Press Release: Worldline Provides Free Calling to Nepal

Nepal Earthquake

Canadians Can Call Free to the Earthquake ravaged country until May 15th

CAMBRIDGE, ONTARIO–(04/27/15)- Worldline, a division of Fibernetics Corp, is providing free long distance service to Nepal commencing today until May 15th 2015 for Canadians looking to get in touch with friends and family members who have suffered due to the earthquake that devastated that country. It’s a simple process. First dial 1 844 44 NEPAL (63725) and then dial the destination number when prompted.

Dial 1 844 44 NEPAL (63725)

This will provide a free long distance connection to the Nepal destination number which starts with 011977.*

“Our hearts go out to the people of Nepal and all those whose family and friends have been impacted by this disaster,” said Worldline Co-Founder and Fibernetics President John Stix.

“With so many people out of contact, we hope just getting in touch with loved ones helps those who have lost so much. We also encourage all Canadians to help however they can.”

APTOPIX Nepal EarthquakeSaturday’s magnitude-7.8 earthquake, centred outside the capital city Kathmandu, was the worst to hit the South Asian nation of 31 million in more than 80 years and has left thousands dead and many thousands more injured. One of deadliest quakes worldwide over the past 40 years, the tragedy is only compounded considering how badly prepared the mountain nation was for such an event. The total economic losses are projected to “exceed the GDP of Nepal.”

It also struck at the worst time in the calendar year—just before the start of monsoon season. According to the United Nations, local hospitals are overloaded and “post-earthquake diseases are a concern,” especially as thousands of survivors will now be exposed to the elements. Further, this earthquake is feared to be a lingering disaster, with landslides more common due to the unsettled terrain.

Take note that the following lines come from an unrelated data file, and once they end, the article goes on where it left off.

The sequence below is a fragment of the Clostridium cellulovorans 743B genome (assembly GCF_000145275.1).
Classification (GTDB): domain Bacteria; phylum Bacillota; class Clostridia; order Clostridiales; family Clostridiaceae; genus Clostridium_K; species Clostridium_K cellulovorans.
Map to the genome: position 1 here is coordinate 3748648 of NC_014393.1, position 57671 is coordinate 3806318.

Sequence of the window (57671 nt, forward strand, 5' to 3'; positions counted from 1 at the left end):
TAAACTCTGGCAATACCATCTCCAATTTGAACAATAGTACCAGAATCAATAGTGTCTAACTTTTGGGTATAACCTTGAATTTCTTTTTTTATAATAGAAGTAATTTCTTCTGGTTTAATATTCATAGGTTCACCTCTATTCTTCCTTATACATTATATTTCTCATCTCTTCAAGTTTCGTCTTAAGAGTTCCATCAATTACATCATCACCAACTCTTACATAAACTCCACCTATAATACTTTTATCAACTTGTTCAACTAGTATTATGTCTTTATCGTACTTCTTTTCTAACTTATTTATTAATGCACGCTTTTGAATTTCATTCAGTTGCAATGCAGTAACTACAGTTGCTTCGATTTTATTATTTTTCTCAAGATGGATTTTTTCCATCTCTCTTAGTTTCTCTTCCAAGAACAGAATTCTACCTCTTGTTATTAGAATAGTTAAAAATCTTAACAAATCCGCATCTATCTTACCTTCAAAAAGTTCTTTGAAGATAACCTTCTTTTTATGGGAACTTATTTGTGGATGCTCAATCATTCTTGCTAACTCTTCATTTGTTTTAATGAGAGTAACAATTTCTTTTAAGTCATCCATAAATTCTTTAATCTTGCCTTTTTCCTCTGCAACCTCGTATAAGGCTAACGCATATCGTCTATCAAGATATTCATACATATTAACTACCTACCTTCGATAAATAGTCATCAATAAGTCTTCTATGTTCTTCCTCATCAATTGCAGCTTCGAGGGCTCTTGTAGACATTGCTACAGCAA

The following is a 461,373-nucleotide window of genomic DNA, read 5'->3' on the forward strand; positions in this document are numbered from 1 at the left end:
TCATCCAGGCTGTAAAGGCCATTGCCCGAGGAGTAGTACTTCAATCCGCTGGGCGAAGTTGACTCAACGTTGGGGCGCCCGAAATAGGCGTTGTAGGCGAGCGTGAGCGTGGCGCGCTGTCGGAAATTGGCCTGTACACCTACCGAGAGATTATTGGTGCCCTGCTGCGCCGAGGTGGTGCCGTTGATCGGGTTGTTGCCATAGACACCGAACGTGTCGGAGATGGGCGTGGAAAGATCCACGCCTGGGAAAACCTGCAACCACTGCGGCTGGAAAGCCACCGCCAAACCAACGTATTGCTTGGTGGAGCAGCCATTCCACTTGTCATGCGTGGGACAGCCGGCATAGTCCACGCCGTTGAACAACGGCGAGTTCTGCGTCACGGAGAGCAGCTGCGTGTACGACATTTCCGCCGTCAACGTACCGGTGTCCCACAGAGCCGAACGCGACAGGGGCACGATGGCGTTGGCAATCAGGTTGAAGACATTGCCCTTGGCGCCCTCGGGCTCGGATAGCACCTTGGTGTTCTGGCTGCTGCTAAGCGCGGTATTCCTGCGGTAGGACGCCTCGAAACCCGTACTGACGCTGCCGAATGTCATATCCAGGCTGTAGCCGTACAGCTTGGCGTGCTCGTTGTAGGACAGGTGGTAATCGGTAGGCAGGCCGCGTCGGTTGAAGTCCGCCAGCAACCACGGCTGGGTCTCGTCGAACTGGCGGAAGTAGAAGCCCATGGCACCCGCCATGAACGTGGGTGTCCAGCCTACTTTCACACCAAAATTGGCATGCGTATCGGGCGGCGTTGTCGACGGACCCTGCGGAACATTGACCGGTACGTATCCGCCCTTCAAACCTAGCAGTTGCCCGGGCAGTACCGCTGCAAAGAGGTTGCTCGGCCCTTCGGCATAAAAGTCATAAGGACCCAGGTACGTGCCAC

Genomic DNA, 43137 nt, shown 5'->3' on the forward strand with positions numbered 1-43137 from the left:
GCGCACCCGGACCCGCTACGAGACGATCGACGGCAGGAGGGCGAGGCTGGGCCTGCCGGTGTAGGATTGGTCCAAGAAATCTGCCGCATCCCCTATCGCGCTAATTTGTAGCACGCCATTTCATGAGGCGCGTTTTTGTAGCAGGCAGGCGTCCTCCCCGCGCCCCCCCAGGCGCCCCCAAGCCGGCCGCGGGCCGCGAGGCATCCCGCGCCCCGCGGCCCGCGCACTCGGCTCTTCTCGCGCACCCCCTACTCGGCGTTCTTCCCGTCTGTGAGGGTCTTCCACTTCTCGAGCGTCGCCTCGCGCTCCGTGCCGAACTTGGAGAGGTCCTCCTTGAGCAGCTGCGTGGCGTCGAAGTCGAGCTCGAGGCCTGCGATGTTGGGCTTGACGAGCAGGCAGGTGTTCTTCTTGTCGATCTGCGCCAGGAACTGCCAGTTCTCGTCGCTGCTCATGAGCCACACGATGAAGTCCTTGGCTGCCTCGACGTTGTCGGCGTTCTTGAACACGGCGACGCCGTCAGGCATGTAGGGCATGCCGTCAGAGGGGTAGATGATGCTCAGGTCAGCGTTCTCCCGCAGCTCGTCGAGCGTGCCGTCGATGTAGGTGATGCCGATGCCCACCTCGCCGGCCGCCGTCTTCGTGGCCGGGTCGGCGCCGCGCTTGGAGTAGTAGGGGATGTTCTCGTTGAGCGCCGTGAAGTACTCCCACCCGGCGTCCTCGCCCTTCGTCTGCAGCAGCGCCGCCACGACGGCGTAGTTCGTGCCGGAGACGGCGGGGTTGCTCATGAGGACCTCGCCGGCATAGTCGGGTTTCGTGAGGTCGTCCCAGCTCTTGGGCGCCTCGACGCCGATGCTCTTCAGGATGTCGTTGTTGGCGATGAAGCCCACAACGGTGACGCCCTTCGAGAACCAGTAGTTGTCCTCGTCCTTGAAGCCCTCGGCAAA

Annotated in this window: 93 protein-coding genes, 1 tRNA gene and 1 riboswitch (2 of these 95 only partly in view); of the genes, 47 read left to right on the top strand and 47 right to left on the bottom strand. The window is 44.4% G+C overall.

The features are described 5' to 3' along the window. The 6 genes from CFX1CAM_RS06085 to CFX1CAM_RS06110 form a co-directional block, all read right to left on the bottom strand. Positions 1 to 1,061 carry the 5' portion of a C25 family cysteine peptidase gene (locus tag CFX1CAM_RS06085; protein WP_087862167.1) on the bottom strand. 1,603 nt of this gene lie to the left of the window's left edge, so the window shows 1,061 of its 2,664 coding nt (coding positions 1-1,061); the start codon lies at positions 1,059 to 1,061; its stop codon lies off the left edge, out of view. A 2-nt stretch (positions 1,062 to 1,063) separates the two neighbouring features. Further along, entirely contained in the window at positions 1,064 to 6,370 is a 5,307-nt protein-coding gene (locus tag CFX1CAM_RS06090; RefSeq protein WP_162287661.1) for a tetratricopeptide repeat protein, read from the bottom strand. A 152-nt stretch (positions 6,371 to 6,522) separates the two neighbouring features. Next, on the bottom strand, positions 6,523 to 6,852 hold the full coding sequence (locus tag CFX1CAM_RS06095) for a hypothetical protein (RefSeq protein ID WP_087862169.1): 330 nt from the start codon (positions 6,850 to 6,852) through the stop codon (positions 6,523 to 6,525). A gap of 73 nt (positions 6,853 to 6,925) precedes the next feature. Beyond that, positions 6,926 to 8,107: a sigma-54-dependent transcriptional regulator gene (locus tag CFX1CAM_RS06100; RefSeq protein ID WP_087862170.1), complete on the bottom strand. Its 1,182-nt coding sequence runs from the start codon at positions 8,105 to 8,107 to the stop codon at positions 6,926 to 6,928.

HOW CAN YOU HELP: The Canadian federal government will match — dollar-for-dollar — all eligible contributions to the Nepal Earthquake Relief Fund until May 25, and retroactively to when donations first started streaming in on Saturday.


Doctors Without Borders, also known as Medecins Sans Frontieres, said four teams would leave Sunday morning for Nepal from Bihar state in India, where the charity has worked since 2007 and which is close to the Nepal border. The organization is also sending in 3,000 kits including medical supplies. To donate to Doctors Without Borders click here.


The International Committee for the Red Cross says it is working with the Nepal Red Cross Society and has a team working on emergency response. To donate, call 1-800-418-1111 or click here.


Around the globe, Oxfam works to find practical, innovative ways for people to lift themselves out of poverty and thrive and help rebuild livelihoods when crisis strikes. To donate to Oxfam click here.

* Callers may be subject to any charges from their carrier and regular usage minutes may apply. All we ask is for callers to implement their own “fair use policy” and limit their call time, as we want as many callers to use this free service as possible. Also, as this is free, it will not be a supported service. 

About Worldline: